Kingery History, Family Crest & Coats of Arms

Today's generation of the Kingery family bears a name that was brought to England by the migration wave that was started by the Norman Conquest of 1066. The Kingery family lived in one of the places called Kingsley in Cheshire or Staffordshire having derived from the Old English word cyningesleah, which means wood or clearing of the king. [1] Thus, Kingery is a classic example of an English polygenetic surname, which is a surname that was developed in a number of different locations and adopted by various families independently.

Early Origins of the Kingery family

The surname Kingery was first found in Cheshire where a "township and estate, the property of Sir Ranulph de Kingsley before 1128 was found. In the XVIII century the family divided into two branches, the younger continuing the name of Kingsley, the elder adopting that of De Aula or Hale." [2] Another early listing of the name was Adam de Kyngeslegh who was listed in East Cheshire. [3] Kingsley is a township, civil parish and a village in the parish of Frodsham, union of Runcorn. [4] It was first listed in the Domesday Book of 1086 as Chingeslie. [5]

One of the first records of the family was Kynsige, Kinsius, Kinsi or Cynesige (d. 1060), Archbishop of York "who, it is said, was brought into the world by a Caesarean operation." [6]

Early History of the Kingery family

This web page shows only a small excerpt of our Kingery research. Another 86 words (6 lines of text) are included under the topic Early Kingery History in all our PDF Extended History products and printed products wherever possible.

Kingery Spelling Variations

Before English spelling was standardized a few hundred years ago, spelling variations of names were a common occurrence. Elements of Latin, Norman French and other languages became incorporated into English throughout the Middle Ages, and name spellings changed even among the literate. The variations of the surname Kingery include Kingsley, Kingsleigh, Kingslee, Kinsey and others.

Early Notables of the Kingery family (pre 1700)

More information is included under the topic Early Kingery Notables in all our PDF Extended History products and printed products wherever possible.

United States Kingery migration to the United States +

In England at this time, the uncertainty of the political and religious environment of the time caused many families to board ships for distant British colonies in the hopes of finding land and opportunity, and escaping persecution. The voyages were expensive, crowded, and difficult, though, and many arrived in North America sick, starved, and destitute. Those who did make it, however, were greeted with greater opportunities and freedoms that they could have experienced at home. Many of those families went on to make important contributions to the young nations in which they settled. Early immigration records have shown some of the first Kingerys to arrive on North American shores:

Kingery Settlers in United States in the 18th Century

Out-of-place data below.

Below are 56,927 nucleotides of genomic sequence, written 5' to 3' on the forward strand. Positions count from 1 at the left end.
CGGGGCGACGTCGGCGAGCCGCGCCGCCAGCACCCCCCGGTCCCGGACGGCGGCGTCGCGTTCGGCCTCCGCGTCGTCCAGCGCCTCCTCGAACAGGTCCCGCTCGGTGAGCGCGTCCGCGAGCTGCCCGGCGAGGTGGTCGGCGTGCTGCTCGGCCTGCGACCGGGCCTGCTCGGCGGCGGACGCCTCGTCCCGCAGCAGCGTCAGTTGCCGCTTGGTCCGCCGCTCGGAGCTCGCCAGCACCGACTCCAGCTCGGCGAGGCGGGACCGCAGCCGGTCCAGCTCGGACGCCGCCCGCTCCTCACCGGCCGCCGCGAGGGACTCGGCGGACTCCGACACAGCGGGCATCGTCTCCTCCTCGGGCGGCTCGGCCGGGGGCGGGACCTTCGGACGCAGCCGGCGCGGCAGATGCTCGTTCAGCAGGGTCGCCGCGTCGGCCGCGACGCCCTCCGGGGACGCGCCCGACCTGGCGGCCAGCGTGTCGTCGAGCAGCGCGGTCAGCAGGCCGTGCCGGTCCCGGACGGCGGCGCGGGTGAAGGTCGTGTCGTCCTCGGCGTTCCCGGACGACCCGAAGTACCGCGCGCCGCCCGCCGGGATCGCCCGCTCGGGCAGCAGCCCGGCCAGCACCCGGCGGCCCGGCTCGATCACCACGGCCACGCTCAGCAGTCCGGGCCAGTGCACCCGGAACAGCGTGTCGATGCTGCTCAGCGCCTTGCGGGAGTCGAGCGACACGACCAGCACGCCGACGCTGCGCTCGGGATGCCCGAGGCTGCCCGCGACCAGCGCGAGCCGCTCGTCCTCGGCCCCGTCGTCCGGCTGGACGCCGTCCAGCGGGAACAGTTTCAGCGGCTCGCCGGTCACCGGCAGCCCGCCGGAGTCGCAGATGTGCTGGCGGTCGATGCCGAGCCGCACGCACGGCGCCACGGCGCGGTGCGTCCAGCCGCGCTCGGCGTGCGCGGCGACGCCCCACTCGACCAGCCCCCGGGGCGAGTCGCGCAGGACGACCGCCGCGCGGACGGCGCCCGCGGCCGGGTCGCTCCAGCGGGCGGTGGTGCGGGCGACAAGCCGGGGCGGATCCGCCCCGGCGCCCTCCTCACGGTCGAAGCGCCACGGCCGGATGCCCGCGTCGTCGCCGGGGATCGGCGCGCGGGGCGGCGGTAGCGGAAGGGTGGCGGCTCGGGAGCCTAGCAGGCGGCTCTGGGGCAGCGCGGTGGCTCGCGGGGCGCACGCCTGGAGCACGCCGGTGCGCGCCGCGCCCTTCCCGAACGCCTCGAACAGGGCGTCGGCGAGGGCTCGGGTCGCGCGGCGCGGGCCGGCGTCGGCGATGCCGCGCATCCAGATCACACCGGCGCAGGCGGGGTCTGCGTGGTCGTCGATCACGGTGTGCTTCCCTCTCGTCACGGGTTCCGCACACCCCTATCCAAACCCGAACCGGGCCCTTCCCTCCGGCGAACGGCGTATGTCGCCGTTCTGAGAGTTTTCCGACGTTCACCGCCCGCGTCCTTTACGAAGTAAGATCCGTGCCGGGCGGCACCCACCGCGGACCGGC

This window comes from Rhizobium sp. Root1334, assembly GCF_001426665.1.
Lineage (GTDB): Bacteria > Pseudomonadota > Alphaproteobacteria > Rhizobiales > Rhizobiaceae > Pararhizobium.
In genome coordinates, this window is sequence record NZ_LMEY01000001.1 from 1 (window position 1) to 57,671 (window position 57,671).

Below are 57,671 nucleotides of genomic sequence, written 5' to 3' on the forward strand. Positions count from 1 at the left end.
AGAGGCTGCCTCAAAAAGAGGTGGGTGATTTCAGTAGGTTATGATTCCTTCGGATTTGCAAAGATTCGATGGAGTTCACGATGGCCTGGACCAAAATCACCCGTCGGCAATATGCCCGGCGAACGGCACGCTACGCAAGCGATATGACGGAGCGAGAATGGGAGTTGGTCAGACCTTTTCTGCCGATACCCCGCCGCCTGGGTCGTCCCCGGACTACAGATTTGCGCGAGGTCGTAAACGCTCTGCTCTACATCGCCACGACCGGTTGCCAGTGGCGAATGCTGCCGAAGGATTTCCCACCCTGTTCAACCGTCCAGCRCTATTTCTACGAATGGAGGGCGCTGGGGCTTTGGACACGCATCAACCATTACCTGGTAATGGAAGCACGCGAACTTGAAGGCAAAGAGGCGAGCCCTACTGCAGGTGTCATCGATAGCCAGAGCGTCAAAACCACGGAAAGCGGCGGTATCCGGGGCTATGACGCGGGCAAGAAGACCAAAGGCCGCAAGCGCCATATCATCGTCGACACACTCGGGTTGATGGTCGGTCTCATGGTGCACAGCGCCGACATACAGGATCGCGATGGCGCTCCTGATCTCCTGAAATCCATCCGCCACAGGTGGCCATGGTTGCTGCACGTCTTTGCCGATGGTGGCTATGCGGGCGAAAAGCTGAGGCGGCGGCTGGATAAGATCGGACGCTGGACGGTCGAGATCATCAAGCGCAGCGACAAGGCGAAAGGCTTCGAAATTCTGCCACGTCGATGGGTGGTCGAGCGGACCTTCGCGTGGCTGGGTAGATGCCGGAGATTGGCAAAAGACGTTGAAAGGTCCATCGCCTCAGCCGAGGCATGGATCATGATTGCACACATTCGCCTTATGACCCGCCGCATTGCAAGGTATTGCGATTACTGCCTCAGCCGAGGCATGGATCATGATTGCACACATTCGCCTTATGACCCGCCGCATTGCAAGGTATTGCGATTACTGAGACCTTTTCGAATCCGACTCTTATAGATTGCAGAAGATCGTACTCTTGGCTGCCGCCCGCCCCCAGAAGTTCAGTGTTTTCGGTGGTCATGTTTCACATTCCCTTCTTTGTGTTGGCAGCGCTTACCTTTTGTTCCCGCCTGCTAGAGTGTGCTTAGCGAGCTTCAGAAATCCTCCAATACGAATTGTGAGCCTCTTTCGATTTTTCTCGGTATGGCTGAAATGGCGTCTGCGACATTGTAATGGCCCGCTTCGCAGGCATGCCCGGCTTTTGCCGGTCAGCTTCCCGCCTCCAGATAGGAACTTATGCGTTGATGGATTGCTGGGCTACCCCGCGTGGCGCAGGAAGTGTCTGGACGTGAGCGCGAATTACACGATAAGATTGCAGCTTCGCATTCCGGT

• John Kingery, who landed in Pennsylvania in 1765 [7]

Contemporary Notables of the name Kingery (post 1700) +

  • Paul Kingery, American musician, one time member of Three Dog Night
  • William David Kingery (1926-2000), American material scientist, a specialist in the study of ceramics, awarded the Kyoto Prize in 1999
  • Gayle Kingery (b. 1939), American former teacher and politician, Member of the Missouri House of Representatives (2003-2011)
  • Robert Kingery, American director of the Illinois Public Works and regional director for the Chicago Regional Planning Association, eponym of the Kingery Expressway in Illinois
  • Michael Scott Kingery (b. 1961), American former Major League Baseball player who played from 1986 to 1996
  • Scott Kingery (b. 1994), American Major League Baseball baseball infielder for the Philadelphia Phillies
  • B. Wayne Kingery (1927-2016), American NFL football halfback and defensive back who played for the Baltimore Colts in 1949

  1. ^ Mills, A.D., Dictionary of English Place-Names. Oxford: Oxford University Press, 1991. Print. (ISBN 0-19-869156-4)
  2. ^ Lowe, Mark Anthony, Patronymica Britannica, A Dictionary of Family Names of the United Kingdom. London: John Russel Smith, 1860. Print.
  3. ^ Bardsley, C.W, A Dictionary of English and Welsh Surnames: With Special American Instances. Wiltshire: Heraldry Today, 1901. Print. (ISBN 0-900455-44-6)
  4. ^ Lewis, Samuel, A Topographical Dictionary of England. Institute of Historical Research, 1848, Print.
  5. ^ Williams, Dr Ann. And G.H. Martin, Eds., Domesday Book A Complete Translation. London: Penguin, 1992. Print. (ISBN 0-141-00523-8)
  6. ^ Lee, Sir Stanley, Dictionary of National Biography. London: The MacMillan Company 1909. Print
  7. ^ Filby, P. William, Meyer, Mary K., Passenger and immigration lists index : a guide to published arrival records of about 500,000 passengers who came to the United States and Canada in the seventeenth, eighteenth, and nineteenth centuries. 1982-1985 Cumulated Supplements in Four Volumes Detroit, Mich. : Gale Research Co., 1985, Print (ISBN 0-8103-1795-8) on Facebook
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